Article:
Nairobi residents' lobbies decry unplanned buildings in the city

Some of the residential flats at Pipeline Estate in Embakasi, Nairobi on August 4, 2023. [Boniface Okendo, Standard]

Manipulation of the online construction permit applications approval system and sham public participation meetings are some of the reasons Nairobi city is facing current urban planning challenges.

Other shortcomings are the lack of an operational Urban Planning Technical Committee and the refusal by the county to use existing laws on zoning.

This emerged during a press conference convened by the built environment professionals and over 20 residents’ associations.

There is a proposal to do away with the zoning regulations in the city and have some residential areas have highrise buildings of up to 25 floors.

Professionals have asked Nairobi Governor Johnson Sakaja to instead prioritise the expansion of critical infrastructure including sewerage and water reticulation, solid waste management, public transport networks, health amenities, open green spaces, and fire and emergency services among others.

They said residents are suffering under the unmitigated weight of unplanned developments, many homes continue to experience dry taps, and infinite power outages while children have no space to play.

The city floods when it rains, causing damage to properties and deaths as well as hindering smooth traffic flow.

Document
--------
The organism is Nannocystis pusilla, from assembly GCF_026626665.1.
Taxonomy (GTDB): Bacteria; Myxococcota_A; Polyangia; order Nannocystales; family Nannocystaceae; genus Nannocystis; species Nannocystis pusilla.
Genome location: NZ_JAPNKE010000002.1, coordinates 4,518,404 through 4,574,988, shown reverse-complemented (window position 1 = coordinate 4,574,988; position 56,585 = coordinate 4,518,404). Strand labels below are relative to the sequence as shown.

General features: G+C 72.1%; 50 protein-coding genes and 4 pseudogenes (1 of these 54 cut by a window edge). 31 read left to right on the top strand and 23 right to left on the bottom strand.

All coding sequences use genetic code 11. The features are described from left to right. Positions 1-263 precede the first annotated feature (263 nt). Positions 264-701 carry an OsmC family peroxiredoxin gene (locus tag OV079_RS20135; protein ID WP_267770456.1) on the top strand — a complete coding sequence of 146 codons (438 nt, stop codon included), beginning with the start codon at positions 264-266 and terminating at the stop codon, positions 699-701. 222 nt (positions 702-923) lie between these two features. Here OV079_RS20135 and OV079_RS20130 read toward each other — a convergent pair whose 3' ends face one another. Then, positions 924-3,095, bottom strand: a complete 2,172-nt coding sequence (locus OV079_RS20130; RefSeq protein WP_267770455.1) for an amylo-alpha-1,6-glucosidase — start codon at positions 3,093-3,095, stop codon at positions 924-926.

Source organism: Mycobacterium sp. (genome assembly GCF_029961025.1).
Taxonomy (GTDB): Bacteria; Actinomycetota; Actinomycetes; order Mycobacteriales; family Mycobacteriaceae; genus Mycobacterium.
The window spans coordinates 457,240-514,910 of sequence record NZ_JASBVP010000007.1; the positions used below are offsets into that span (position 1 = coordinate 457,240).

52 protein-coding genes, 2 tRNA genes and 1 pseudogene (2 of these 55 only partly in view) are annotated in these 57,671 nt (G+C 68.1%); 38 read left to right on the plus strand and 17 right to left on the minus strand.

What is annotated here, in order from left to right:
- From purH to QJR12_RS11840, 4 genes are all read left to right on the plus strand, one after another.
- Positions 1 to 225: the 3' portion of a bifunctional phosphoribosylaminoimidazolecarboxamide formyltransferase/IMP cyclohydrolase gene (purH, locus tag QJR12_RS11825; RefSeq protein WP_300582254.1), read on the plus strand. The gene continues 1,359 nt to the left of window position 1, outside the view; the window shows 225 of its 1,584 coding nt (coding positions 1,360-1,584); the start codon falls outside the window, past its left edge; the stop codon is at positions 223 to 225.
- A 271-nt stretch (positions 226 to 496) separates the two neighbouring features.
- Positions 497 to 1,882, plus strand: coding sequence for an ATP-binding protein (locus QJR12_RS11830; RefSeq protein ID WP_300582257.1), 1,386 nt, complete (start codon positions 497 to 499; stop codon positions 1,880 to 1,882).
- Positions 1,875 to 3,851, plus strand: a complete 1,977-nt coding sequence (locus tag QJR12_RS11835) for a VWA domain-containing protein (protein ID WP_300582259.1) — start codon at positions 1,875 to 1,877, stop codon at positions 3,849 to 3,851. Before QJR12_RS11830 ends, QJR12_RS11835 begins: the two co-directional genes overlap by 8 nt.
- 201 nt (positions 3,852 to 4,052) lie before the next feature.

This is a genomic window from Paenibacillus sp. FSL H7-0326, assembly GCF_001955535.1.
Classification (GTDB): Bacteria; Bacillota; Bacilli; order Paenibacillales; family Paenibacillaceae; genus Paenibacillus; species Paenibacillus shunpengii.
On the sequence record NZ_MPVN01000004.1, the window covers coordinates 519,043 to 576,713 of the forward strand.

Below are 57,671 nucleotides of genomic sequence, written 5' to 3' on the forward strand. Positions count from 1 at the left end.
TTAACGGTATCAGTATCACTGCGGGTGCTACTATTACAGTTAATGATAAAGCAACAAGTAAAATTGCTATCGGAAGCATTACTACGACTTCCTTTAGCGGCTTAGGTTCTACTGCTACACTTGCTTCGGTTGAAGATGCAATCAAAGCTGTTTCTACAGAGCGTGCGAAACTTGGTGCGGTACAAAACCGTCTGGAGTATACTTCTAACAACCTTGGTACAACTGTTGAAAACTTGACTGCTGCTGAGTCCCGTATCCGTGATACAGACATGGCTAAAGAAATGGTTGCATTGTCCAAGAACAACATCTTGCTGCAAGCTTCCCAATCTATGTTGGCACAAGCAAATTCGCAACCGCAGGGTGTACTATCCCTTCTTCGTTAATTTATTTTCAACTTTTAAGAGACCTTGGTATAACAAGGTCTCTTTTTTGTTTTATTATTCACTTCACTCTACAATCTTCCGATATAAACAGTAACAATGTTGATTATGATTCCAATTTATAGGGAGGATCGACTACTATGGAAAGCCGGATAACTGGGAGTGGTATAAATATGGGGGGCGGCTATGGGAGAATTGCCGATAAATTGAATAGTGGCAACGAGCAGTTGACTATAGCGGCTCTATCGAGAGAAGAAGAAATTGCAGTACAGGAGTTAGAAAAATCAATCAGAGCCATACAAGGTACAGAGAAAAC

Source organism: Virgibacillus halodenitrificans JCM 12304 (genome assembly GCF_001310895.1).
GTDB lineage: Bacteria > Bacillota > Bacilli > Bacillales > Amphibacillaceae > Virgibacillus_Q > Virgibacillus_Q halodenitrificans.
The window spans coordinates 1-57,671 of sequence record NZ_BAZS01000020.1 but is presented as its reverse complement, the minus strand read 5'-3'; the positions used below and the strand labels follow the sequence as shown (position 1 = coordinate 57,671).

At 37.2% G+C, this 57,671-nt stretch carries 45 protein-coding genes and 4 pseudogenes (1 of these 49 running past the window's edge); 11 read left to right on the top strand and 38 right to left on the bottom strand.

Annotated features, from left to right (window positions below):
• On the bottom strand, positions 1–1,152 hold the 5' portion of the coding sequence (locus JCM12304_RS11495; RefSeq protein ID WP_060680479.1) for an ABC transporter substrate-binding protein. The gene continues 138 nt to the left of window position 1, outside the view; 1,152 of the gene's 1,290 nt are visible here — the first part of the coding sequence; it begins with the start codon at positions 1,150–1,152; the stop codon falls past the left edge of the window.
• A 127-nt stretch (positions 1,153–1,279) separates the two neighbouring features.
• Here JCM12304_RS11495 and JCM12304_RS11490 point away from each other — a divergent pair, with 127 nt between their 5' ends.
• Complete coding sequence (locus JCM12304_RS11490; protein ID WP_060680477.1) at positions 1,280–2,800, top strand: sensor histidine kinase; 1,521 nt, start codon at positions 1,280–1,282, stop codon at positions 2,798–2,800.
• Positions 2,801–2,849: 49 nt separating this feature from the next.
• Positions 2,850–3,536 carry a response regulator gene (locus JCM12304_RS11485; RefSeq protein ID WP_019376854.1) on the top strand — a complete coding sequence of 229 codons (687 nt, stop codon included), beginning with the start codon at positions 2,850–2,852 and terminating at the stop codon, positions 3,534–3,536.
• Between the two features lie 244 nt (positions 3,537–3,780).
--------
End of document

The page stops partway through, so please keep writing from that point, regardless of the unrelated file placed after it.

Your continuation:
“While we agree that there is a need to accommodate Nairobi’s projected growth of 10.5 million by 2050, we wish to state that the governor’s approach blatantly disregards the correct legal procedure and good order,” said the President of the Architectural Association of Kenya (AAK) Florence Nyole, while reading a joint statement.

Ms Nyole insisted that the Physical and Land Use Planning Act 2019 provides guidelines on how ground coverages, skyline limits, plot ratios, and land use are arrived at through both technical processes and public participation.

The professionals noted that while Sakaja has the right to initiate zoning, such decisions must be aligned with relevant plans.

According to Emma Milloyo, former AAK president, the Local Physical Development Plans should be used.

Patrick Adolwa, former deputy director of Urban Development in the Ministry of Local Government said systems should work for the benefit of all.

On the online approval application system, the chairman of South C Residents Association Abdulmalik Gichuhi complained that only one person has access to the system and can manipulate it the way he or she wants.